Healthy Halloween treats


As Halloween approaches and sugary treats top the shopping list, there are some tricks you can deploy to provide healthy and fun alternatives to the customary loads of candy that are shoveled into kids’ bags and stomachs.

To stop the sugar overload this Halloween, consider handing out healthy snacks and nonedible treats like Halloween stickers, spooky school supplies and temporary tattoos.  They’re one of many creative ways – including exercise – to allow children to celebrate the holiday without adding to the sugar rush.

“Make Halloween an active holiday in your household,” says Erin Morse, chief clinical dietitian for UCLA Health. “Do not drive to a trick-or-treating location, if possible.  Walk instead or have your kids play outside before heading out for their treats.”

According to the American Academy of Pediatrics and UCLA Health dietitians, here are some ideas to consider:

  • A good meal prior to parties and trick-or-treating will discourage youngsters from filling up on Halloween treats.
  • Consider purchasing non-food treats for those who visit your home, such as coloring books or pens and pencils.
  • Wait until children are home to sort and check treats. Though tampering is rare, a responsible adult should closely examine all treats and throw away any spoiled, unwrapped or suspicious items.
  • Do not allow young children to have hard candy or gum that could cause choking.
  • Keep track of how much candy your children collect and store it somewhere other than their bedroom so you can set limits on how much they can eat.
  • Make sure kids brush their teeth after eating sugary treats.
  • Teach children to give.  Consider donating candy to a charity or to soldiers who are living abroad.

“If you’re planning a Halloween party and want to offer up some healthy treats for your guests,” UCLA dietitian Dana Hunnes advises, “I like to do fruit on a stick for my son.  Also, chocolate black-bean brownies, chocolate-covered strawberries, golden chick-pea blondies, fruit smoothies and trail mix are all healthy treats for your Halloween party guests.”  Hunnes notes that the sugar ingredients for both brownie recipes can be cut in half.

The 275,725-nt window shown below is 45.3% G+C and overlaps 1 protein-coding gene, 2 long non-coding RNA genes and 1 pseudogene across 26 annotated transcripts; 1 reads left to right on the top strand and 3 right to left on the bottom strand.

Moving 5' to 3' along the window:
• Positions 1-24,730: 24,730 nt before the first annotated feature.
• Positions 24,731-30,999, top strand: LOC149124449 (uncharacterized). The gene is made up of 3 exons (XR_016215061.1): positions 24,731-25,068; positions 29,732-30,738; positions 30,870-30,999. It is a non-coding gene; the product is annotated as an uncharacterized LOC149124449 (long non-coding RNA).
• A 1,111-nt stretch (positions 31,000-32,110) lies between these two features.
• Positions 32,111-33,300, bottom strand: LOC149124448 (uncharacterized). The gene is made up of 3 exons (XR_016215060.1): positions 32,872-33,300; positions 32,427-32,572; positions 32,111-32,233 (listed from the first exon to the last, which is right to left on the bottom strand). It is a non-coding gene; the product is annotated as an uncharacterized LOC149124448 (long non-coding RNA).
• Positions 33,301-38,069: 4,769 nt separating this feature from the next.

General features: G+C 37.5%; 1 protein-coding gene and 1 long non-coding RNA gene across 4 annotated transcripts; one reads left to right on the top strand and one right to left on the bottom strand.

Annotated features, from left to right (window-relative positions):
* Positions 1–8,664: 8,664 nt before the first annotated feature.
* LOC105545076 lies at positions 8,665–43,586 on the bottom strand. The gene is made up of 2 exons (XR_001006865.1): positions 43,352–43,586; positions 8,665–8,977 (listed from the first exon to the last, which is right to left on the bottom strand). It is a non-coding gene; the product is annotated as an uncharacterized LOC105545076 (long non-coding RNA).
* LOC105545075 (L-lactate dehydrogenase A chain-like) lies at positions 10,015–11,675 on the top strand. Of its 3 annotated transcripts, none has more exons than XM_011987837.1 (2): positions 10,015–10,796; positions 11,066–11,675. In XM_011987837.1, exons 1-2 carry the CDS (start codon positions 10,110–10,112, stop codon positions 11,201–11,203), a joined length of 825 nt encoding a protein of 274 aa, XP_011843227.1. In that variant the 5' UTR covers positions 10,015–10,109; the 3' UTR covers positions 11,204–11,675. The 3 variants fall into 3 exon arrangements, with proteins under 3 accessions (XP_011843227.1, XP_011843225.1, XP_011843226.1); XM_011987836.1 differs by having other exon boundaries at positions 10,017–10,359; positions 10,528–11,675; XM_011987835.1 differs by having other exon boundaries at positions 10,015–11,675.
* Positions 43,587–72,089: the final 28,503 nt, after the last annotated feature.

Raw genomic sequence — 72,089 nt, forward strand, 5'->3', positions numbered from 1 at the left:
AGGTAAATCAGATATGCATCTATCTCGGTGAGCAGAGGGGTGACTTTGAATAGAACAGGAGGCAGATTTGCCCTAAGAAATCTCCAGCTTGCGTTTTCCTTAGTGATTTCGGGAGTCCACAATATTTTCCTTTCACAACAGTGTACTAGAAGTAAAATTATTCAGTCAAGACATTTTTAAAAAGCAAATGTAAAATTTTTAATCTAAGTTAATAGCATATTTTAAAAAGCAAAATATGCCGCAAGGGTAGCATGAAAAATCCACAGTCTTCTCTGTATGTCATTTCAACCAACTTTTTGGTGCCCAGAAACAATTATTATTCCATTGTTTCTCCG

“It’s the season for everything pumpkin,” says Morse. “If you are bringing food to a party, you can make Halloween-inspired vegetable platters and also incorporate pumpkin into delicious recipes such as pumpkin ice cream or pumpkin salad.”

Other tempting and healthier options for parties and trick-or-treaters can include:

  • Healthy granola bars can be a smart way to satisfy a sweet tooth as well. They have fewer calories than a candy bar and include a dose of antioxidants and filling fiber. Make sure to read nutrition labels carefully, avoid granola bars loaded with saturated fat, and look for organic bars that are high in fiber.
  • Pumpkin seeds are superstars! Pumpkin seed packets are festive handouts that go well with a Halloween-themed celebration. As a healthy Halloween treat for trick-or-treaters, pumpkin seeds are rich in zinc, iron and magnesium. You can even make your own roasted pumpkin seeds after you make a jack-o-lantern.
  • Individually-sealed servings of apple sauce are healthy and aren't perishable until opened.
  • Raisin packs can be handed out to trick-or-treaters, though kids will probably appreciate the dark chocolate-covered raisins best.

Halloween no longer needs to be a scary time for parents and other adults.  Simply head to your local craft store for non-edible offerings or to the grocery store for healthier treats that will be tasty enough for even the fussiest goblin!

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